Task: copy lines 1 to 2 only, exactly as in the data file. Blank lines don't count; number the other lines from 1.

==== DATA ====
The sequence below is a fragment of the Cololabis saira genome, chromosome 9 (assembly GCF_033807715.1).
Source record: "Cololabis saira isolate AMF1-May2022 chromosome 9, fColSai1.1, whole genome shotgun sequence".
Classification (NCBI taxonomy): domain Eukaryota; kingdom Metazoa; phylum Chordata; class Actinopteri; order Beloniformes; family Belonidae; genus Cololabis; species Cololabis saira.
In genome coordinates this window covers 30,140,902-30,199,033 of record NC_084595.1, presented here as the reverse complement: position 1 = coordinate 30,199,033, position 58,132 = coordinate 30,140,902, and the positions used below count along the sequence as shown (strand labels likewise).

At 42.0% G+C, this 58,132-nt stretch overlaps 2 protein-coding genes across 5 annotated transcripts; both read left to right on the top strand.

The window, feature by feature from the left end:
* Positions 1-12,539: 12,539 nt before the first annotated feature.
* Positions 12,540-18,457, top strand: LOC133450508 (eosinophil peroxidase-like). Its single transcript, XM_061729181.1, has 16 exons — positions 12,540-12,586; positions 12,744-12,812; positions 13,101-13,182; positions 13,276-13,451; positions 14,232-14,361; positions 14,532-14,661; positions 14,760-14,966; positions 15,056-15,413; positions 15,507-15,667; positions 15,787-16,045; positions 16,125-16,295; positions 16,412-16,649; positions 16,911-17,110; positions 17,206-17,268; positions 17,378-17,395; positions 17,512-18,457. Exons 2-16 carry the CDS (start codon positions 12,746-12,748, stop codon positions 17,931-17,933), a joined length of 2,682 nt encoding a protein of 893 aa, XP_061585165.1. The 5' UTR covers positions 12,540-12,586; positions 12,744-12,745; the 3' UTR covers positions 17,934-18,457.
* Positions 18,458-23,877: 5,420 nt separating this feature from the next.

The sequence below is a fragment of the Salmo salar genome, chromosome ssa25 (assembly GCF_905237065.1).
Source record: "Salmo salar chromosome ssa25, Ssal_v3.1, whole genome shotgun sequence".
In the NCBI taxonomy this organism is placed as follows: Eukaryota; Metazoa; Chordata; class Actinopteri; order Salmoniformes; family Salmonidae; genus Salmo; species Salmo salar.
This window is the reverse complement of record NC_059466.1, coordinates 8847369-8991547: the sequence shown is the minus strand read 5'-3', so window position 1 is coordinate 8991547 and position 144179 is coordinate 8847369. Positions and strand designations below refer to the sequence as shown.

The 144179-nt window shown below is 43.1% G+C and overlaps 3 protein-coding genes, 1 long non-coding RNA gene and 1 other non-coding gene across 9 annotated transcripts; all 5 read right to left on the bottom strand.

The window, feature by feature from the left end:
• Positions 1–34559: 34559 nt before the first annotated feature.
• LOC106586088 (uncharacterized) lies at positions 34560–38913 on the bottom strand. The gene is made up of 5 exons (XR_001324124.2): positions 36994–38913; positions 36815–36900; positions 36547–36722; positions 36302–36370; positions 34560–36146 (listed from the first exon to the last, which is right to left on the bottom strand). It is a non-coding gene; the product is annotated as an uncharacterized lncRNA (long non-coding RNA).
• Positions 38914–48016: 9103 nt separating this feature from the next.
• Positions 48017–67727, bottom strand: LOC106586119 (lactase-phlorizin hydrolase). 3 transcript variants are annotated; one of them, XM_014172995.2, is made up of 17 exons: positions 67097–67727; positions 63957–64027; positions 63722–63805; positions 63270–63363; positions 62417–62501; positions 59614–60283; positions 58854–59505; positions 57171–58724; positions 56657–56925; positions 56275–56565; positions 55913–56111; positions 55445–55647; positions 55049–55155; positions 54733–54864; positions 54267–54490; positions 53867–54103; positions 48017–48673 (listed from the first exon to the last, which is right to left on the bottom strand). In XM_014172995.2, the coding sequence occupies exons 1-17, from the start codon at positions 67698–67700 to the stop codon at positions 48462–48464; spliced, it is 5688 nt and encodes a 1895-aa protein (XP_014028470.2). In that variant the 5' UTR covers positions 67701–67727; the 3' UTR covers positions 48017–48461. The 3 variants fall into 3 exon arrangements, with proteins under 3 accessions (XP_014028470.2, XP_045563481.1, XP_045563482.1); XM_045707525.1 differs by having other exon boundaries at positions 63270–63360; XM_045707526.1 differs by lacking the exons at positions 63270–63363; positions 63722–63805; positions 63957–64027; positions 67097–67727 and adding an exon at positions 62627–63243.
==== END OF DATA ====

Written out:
The sequence below is a fragment of the Cololabis saira genome, chromosome 9 (assembly GCF_033807715.1).
Source record: "Cololabis saira isolate AMF1-May2022 chromosome 9, fColSai1.1, whole genome shotgun sequence".